Rudy at the piano twins with gravelly-voiced actor Peter Guinness in representing Szpilman himself. With sparse and immaculate direction by Neil Bartlett, the pair bring to life the now-famous story of the pianist's survival against all odds in the wartime Warsaw Ghetto. The music includes two pieces by Szpilman himself but mainly consists of Chopin - whose works may never sound the same again to anyone who witnesses this.
The story is, of course, quite powerful enough alone, and the audience is, broadly speaking, a theatre crowd rather than a classical music one - and many of us were moved to tears throughout. As Benedict Nightingale said in his five-star review for The Times the other day, it makes our own problems seem pretty pathetic. But the way that Rudy has integrated choice extracts of Chopin to match the chosen texts is nothing short of phenomenal.
I've often felt that Chopin is a master of the dark arts: if he glimpses heaven, it's through the prism of hell. The popular image of him as precious, feeble and consumptive says much about the physical malady that hampered him for most of his short adult life, but nothing whatever about his creative soul. His aural visions, if you'll pardon the mixed metaphor, are the stuff of nightmare, frequently more avant-garde even than his sometime rival, Franz Liszt. Rudy has found a way to show us those terrifying visions personified. In this light, Chopin is not only 'dark': he becomes a prophet of the apocalypse.
Take the case of the orphanage director who chose to go to his death with his charges, to ease for them the horror of what lay ahead. Even in the gas chamber, Szpilman suggests, this compassionate man would have been trying to spare the children the fear that accompanies the transition of life into death: "It'll be all right..." Enter the ‘Raindrop' Prelude, in which one repeated note pivots the music from hope to mortal terror and, sure enough, the melody seems to sing "It'll be all right..." - almost as closely as if Chopin had deliberately set to music the words of his fellow Polish pianist that would be uttered a hundred years afterwards.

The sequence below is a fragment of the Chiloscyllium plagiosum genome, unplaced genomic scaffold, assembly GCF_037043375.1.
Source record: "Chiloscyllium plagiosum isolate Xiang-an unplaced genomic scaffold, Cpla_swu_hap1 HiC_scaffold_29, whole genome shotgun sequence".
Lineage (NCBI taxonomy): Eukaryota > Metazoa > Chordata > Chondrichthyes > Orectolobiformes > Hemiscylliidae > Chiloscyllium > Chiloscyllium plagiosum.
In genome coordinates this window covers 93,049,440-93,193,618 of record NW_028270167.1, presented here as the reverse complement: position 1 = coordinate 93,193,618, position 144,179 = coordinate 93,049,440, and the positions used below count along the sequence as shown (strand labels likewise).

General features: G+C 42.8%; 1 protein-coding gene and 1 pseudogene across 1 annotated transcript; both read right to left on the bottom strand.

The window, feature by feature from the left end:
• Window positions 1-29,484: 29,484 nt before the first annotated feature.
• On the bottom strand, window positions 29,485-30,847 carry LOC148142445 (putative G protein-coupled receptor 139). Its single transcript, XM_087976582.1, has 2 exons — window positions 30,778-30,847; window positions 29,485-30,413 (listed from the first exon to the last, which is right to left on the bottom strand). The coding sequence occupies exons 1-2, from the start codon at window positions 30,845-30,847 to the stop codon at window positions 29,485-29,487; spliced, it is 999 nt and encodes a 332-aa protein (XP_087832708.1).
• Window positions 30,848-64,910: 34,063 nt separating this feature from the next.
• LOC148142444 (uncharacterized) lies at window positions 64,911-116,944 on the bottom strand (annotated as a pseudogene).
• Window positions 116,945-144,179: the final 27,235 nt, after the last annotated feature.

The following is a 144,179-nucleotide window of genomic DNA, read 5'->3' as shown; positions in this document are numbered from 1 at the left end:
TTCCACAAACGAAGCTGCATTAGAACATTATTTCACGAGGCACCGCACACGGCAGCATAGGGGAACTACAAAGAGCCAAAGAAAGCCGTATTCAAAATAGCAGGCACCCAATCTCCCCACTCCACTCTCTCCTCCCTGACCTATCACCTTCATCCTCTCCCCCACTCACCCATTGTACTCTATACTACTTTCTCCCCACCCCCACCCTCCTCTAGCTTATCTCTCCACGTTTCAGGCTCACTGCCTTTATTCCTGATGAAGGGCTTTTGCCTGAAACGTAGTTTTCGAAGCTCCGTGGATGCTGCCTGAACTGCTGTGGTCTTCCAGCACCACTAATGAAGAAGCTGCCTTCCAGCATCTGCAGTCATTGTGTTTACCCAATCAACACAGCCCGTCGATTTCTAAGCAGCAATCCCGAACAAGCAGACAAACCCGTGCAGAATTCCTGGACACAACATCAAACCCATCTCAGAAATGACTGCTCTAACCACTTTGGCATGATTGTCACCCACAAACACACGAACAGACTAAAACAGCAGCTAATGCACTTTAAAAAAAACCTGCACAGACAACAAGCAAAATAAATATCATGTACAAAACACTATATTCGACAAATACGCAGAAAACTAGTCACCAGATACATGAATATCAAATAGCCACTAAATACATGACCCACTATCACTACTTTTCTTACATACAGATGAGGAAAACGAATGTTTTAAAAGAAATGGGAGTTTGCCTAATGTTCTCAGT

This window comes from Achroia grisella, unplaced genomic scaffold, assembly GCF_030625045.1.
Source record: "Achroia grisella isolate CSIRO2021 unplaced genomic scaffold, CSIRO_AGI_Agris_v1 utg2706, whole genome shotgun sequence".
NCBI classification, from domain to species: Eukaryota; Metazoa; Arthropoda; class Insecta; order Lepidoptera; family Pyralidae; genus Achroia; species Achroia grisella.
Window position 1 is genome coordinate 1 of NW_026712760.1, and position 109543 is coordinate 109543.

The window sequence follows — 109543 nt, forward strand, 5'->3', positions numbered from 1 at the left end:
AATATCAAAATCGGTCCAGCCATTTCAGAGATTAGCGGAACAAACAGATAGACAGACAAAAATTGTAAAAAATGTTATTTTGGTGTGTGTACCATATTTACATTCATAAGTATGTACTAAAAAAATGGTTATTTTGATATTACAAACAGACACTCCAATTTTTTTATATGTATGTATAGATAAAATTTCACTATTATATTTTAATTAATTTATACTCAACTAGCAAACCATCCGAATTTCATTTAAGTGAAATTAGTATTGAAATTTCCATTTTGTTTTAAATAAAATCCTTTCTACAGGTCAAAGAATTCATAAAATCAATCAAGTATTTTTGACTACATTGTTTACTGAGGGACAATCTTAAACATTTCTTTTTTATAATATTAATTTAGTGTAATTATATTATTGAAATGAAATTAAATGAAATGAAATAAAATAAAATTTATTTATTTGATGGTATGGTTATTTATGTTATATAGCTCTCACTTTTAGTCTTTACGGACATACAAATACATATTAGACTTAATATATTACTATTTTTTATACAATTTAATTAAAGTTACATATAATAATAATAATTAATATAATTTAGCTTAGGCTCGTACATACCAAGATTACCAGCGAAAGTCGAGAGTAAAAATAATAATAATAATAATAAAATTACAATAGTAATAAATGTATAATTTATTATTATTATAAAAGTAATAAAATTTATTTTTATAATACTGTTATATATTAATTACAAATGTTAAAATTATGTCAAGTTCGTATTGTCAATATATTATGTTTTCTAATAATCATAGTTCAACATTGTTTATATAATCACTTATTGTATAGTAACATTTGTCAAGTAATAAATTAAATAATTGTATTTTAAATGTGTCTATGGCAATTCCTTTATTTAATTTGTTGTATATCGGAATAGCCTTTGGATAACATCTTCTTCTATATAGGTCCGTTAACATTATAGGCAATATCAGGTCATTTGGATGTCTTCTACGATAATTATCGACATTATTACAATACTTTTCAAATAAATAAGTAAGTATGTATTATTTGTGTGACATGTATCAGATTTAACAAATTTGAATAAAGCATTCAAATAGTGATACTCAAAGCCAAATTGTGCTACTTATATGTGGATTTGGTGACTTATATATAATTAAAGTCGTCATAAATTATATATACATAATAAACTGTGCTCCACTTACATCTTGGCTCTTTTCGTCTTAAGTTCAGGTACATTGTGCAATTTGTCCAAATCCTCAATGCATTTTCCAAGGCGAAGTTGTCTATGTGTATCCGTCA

After Szpilman, saved by a startling intervention, has watched his parents and siblings climbing aboard the cattle trucks to be deported to their deaths, Rudy performs the first movement of Chopin's Sonata No.2 in B flat minor, the ‘Funeral March' sonata - and, incredibly, everything is there in music: the relentless train, the frantic questioning of the prisoners within, the chaos as the meltdown begins. That sensation is so intense, with Rudy playing like a man possessed, that one could almost imagine that Chopin, the arch Pole-in-exile, had some form of psychic hotline to the 20th century so that the ‘visionary' quality in his music becomes virtually prescient of what would happen to his beloved homeland a century later... Most of this sonata (but for the funeral march itself) dated from 1839.
I thought I knew this music well, yet I experienced an actual physical shock as the connection of history and sound blazed to life. And I'd have felt exactly the same if I'd never heard a note of it before. That's where the genius of this theatrical creation lies: it restores narrative to musical performance, breaking through any perceived barriers of communication to show that they don't exist, and proving - without needing to prove anything - that art has the power to convey the vast gamut of human experience without assumption, point-proving or condescension: just by existing at the best level.
This show - one pianist, one actor, a piano, a chair and some lights - played for four months in Paris, has been performed around the world in ten languages and has won powerful acclaim everywhere from Manchester to Sydney. But it hasn't yet been seen in London. Here's a plea to London theatres: 2010 is Chopin Year, the composer's bicentenary. So take The Pianist and let it run. You won't regret it.
Micha and Peter kindly let me photograph them in the theatre after the show...
Jessica Duchen is a music journalist and the author of four novels, two biographies and several stage works. She writes regularly for The Independent and BBC Music Magazine. Her latest novel, Songs of Triumphant Love, is published by Hodder.
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